Steve Tomaszewski, a spokesman for Rep. John Shimkus of Illinois, another hopeful for the chair, said his boss is aware of the problems with the new bulbs and “has experienced them personally.” He said Mr. Shimkus thinks the committee should look at whether the bulbs are reliable and whether they are as energy-efficient as advertised.
© Copyright 2013 The Washington Times, LLC. Click here for reprint permission.
About the Author
Stephen Dinan can be reached at firstname.lastname@example.org.
- Federal deficit shrinks 20 percent in fiscal 2014
- Wind farms: Interior Department sacrifices eagle protection for alternative energy
- Activists urge Obama to go rogue, sidestep Congress
- Bipartisan House votes against 'patent trolls' who file lawsuits against innovators
- Bipartisan House votes to stop patent 'trolls'
Latest Blog Entries
By Donald Lambro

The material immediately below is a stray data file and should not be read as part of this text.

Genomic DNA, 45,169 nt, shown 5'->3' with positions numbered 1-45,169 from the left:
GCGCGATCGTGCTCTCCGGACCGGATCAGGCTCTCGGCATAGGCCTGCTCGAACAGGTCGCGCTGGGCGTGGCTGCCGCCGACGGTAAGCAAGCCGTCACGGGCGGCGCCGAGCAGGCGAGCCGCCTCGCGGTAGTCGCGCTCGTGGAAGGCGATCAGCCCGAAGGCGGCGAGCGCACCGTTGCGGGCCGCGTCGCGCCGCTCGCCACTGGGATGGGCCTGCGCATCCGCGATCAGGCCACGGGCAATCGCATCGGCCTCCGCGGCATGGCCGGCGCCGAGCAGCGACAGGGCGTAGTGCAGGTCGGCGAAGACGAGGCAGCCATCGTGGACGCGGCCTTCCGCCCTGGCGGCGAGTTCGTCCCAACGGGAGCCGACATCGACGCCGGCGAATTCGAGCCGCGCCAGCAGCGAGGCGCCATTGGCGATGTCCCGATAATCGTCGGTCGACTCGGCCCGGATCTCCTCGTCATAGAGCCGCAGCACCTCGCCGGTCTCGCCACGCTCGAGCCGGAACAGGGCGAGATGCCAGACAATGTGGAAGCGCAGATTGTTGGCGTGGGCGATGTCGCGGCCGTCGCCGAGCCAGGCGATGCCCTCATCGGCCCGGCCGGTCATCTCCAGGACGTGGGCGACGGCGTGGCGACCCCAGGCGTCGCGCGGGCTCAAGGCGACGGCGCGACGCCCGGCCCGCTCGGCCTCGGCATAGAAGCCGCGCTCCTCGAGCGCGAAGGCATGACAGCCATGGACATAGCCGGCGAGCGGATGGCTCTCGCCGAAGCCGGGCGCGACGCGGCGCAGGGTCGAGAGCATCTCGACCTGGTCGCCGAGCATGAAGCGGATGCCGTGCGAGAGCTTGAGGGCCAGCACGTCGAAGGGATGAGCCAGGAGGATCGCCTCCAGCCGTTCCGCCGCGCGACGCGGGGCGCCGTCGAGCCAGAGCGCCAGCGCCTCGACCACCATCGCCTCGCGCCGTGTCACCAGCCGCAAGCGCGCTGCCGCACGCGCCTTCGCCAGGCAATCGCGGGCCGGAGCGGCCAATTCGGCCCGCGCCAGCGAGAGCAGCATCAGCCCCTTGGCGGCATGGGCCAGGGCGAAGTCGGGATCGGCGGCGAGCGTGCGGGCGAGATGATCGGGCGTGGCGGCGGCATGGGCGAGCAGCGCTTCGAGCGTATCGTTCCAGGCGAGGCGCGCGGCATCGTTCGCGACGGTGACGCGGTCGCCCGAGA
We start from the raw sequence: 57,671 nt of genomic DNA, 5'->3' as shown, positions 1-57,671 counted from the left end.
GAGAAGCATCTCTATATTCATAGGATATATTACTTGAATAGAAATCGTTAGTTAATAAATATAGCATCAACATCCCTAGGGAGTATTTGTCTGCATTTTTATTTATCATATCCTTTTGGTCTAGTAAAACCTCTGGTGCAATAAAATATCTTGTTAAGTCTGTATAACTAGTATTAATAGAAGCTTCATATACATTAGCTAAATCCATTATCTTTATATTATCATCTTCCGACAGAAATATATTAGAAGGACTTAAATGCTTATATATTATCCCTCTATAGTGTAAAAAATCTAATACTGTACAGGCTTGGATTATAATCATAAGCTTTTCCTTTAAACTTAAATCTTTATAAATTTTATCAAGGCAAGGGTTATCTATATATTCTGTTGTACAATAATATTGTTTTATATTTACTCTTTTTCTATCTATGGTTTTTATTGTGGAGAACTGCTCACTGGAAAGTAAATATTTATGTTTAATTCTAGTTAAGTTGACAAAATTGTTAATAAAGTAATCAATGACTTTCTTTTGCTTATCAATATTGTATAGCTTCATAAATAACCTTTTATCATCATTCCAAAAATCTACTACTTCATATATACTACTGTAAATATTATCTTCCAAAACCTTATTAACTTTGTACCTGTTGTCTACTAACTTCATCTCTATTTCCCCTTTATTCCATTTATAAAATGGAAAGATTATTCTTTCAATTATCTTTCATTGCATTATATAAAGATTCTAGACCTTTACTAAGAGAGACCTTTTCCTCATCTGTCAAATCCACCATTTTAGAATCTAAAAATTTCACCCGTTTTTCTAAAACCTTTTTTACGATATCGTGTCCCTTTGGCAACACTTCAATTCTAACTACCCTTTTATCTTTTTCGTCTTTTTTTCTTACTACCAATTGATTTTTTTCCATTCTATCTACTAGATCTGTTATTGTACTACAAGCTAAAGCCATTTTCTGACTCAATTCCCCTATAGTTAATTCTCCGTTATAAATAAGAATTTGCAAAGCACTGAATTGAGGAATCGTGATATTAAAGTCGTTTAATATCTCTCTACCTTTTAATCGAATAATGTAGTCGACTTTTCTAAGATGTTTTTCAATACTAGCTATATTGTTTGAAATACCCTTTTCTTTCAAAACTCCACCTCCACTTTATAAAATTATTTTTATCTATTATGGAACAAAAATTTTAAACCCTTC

Growth spikes are little more than trend-free anomalies
- Tea partiers turn on Capitol Hill budget deal
- Rand Paul: Budget deal 'shameful,' 'huge mistake'
- Leon Panetta named as source of 'Zero Dark Thirty' scriptwriters information
- Teen thugs in D.C. run wild -- even while wearing GPS ankle bracelets
- CARSON: Why did the founders give us the Second Amendment?
- U.S. pilot scares off Iranians with 'Top Gun'-worthy stunt: 'You really ought to go home'
- Obama's antics at Nelson Mandela tribute: Jovial conversation, handshake with Raul Castro
- American bourbon now better than Scottish whisky: U.K.-born expert
- Obama takes 'selfie' at Mandela's funeral service
- Robert Griffin III surprised at being benched by Mike Shanahan
Independent voices from the The Washington Times Communities
Buzz on Bees is a column promoting the love and life of God’s greatest pollinators on earth: The Honeybee
Brazen, leading-edge, “call it like it is” columns and reporting from Ohio native, radio host and writer, Sara Marie Brenner.
A libertarian look at breaking news and political trends by author Tom Mullen.
Uncensored exploration of issues concerning current events, civil liberties, American political advocacy, and the political and social issues facing military veterans.
Extraordinary day at Redskins Park
White House pets gone wild!
Let it snow